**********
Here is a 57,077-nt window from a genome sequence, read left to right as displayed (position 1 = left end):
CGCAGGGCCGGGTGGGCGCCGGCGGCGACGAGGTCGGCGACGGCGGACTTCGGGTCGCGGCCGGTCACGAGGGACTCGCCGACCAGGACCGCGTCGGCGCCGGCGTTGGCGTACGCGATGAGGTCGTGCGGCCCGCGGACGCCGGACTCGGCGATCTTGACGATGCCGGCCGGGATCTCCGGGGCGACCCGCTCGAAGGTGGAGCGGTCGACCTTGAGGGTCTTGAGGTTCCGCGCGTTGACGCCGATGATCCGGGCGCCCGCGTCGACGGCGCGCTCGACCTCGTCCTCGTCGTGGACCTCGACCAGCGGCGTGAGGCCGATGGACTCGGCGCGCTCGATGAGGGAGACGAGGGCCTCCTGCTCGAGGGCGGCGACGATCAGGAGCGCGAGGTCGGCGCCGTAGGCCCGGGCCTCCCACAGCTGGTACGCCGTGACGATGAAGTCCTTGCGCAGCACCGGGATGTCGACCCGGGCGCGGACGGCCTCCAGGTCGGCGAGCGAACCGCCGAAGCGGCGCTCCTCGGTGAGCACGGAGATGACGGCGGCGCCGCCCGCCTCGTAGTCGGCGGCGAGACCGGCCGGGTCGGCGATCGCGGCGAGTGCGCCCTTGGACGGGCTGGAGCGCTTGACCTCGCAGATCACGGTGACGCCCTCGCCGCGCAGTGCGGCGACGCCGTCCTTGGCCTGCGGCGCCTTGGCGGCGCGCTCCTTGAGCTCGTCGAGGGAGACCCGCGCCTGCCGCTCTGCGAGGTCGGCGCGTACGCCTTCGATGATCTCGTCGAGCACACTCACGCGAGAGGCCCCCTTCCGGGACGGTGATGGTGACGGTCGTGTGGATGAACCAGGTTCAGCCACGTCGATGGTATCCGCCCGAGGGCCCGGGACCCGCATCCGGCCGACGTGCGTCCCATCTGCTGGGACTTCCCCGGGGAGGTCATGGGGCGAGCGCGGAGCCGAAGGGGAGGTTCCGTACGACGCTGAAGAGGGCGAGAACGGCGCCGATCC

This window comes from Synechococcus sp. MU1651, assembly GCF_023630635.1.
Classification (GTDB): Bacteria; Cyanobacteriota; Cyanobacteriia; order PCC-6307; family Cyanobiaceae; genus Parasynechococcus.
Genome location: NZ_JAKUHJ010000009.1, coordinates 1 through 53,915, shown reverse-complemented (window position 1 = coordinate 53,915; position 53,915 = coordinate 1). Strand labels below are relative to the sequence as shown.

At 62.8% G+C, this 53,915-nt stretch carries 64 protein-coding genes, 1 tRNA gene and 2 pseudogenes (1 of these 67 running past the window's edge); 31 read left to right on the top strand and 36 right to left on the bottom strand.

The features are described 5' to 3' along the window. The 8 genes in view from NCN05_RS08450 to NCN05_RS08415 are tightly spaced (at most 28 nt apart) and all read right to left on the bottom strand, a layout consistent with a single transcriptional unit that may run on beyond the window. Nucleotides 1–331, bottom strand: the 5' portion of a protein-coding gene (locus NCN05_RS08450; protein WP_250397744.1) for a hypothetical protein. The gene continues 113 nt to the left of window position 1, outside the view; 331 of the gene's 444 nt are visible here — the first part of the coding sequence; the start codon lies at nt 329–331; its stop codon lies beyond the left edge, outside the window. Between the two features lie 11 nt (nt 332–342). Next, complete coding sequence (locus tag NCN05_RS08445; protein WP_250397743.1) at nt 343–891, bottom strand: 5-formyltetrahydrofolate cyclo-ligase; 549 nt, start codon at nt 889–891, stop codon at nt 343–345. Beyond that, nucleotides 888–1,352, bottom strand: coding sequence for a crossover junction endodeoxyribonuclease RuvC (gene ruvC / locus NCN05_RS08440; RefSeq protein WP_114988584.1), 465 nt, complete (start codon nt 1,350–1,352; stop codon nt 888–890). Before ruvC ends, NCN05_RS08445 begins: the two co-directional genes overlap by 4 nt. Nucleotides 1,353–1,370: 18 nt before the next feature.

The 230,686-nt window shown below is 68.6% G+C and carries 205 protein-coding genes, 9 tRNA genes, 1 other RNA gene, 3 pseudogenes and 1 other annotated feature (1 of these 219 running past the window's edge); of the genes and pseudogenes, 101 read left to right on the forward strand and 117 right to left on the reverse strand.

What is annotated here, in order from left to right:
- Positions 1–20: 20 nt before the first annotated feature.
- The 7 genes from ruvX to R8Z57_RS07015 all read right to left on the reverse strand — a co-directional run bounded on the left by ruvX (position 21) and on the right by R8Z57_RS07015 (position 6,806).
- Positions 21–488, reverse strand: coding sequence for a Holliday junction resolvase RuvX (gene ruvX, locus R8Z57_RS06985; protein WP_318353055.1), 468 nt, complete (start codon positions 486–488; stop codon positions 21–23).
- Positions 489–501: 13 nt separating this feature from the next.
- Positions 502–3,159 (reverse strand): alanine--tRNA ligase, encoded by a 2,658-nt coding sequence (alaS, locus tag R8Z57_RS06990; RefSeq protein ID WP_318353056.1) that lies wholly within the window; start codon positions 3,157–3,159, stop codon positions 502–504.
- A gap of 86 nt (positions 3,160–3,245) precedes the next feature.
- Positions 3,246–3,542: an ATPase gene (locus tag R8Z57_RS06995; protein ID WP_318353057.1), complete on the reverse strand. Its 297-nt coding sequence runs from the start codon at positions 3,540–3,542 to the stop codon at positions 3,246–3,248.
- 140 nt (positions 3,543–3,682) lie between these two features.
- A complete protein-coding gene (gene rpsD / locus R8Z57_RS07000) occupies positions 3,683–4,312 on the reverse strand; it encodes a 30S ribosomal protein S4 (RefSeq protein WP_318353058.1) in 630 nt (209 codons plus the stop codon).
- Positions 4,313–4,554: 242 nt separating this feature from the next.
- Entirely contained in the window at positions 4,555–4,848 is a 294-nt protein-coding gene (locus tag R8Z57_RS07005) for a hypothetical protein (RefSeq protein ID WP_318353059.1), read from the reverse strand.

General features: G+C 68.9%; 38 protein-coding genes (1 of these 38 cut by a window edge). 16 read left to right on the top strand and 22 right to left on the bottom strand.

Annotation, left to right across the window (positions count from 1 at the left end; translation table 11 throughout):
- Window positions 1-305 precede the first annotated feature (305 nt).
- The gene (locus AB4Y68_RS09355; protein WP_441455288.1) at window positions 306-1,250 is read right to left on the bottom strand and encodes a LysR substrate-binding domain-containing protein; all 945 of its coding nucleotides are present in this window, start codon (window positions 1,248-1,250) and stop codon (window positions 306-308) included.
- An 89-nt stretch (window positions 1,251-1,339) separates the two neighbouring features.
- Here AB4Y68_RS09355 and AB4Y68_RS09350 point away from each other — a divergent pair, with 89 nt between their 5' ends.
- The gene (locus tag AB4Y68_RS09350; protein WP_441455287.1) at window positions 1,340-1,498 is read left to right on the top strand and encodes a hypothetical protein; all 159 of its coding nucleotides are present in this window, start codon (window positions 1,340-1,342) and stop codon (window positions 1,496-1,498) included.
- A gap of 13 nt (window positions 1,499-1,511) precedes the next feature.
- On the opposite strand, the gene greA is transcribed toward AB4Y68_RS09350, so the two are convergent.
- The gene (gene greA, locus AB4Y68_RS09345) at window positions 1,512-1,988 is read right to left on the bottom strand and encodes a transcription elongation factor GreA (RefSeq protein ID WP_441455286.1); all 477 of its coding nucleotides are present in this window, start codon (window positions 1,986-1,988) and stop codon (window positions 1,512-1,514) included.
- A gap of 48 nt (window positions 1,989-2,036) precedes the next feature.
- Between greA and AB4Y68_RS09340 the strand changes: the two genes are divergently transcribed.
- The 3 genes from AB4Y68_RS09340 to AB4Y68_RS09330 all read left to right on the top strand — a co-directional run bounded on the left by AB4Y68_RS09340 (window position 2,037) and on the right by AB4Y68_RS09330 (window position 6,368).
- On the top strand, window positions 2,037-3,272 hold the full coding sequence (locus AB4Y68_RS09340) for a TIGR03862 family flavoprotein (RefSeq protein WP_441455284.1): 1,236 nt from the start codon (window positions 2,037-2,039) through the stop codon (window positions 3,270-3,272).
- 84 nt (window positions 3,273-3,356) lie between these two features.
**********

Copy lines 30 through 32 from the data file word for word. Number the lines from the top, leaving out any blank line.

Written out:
- The gene (gene greA, locus AB4Y68_RS09345) at window positions 1,512-1,988 is read right to left on the bottom strand and encodes a transcription elongation factor GreA (RefSeq protein ID WP_441455286.1); all 477 of its coding nucleotides are present in this window, start codon (window positions 1,986-1,988) and stop codon (window positions 1,512-1,514) included.
- A gap of 48 nt (window positions 1,989-2,036) precedes the next feature.
- Between greA and AB4Y68_RS09340 the strand changes: the two genes are divergently transcribed.